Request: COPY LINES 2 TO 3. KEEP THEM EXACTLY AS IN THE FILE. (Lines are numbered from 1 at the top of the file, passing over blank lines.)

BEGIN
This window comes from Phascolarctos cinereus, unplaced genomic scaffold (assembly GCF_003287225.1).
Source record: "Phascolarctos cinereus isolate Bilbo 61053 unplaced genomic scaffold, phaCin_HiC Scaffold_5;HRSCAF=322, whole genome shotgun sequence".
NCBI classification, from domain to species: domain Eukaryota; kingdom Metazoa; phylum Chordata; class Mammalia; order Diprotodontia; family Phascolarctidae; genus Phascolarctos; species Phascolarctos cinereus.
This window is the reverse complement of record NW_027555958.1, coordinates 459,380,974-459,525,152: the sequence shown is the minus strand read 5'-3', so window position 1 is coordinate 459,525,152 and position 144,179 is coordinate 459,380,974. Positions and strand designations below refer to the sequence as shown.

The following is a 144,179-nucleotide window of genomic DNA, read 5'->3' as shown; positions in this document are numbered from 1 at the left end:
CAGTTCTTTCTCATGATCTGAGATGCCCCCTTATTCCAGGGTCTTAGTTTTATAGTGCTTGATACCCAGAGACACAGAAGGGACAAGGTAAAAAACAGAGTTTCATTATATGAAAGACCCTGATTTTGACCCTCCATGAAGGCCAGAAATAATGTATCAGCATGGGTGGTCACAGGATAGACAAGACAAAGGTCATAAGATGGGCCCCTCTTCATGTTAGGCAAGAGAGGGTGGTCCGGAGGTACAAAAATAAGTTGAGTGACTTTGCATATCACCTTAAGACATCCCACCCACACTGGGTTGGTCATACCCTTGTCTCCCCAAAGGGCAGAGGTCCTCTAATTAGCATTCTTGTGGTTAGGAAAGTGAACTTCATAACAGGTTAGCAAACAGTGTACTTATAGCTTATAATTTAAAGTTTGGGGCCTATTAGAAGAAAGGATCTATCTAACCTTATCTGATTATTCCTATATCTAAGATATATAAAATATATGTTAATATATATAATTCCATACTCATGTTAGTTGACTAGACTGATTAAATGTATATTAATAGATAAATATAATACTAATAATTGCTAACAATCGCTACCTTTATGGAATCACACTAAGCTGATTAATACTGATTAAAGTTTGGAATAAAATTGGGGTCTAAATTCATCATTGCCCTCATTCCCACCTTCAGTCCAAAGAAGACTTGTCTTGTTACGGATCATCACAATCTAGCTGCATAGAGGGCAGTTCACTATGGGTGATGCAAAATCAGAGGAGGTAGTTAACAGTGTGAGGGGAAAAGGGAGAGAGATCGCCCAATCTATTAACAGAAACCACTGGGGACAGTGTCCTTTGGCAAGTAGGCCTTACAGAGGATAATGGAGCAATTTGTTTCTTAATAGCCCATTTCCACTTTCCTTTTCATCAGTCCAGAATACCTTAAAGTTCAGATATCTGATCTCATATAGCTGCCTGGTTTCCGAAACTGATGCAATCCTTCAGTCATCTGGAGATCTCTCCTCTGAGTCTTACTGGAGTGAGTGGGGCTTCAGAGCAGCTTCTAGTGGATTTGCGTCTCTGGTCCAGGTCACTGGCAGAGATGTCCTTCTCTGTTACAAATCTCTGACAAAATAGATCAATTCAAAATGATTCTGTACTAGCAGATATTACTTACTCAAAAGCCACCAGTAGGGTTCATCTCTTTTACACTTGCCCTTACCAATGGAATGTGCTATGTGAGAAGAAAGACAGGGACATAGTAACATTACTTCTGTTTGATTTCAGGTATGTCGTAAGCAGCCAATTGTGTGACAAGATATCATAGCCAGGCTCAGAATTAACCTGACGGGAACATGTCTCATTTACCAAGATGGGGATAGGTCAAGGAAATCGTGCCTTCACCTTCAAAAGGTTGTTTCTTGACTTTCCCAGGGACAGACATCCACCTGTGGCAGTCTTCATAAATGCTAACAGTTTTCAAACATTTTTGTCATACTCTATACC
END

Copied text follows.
Source record: "Phascolarctos cinereus isolate Bilbo 61053 unplaced genomic scaffold, phaCin_HiC Scaffold_5;HRSCAF=322, whole genome shotgun sequence".
NCBI classification, from domain to species: domain Eukaryota; kingdom Metazoa; phylum Chordata; class Mammalia; order Diprotodontia; family Phascolarctidae; genus Phascolarctos; species Phascolarctos cinereus.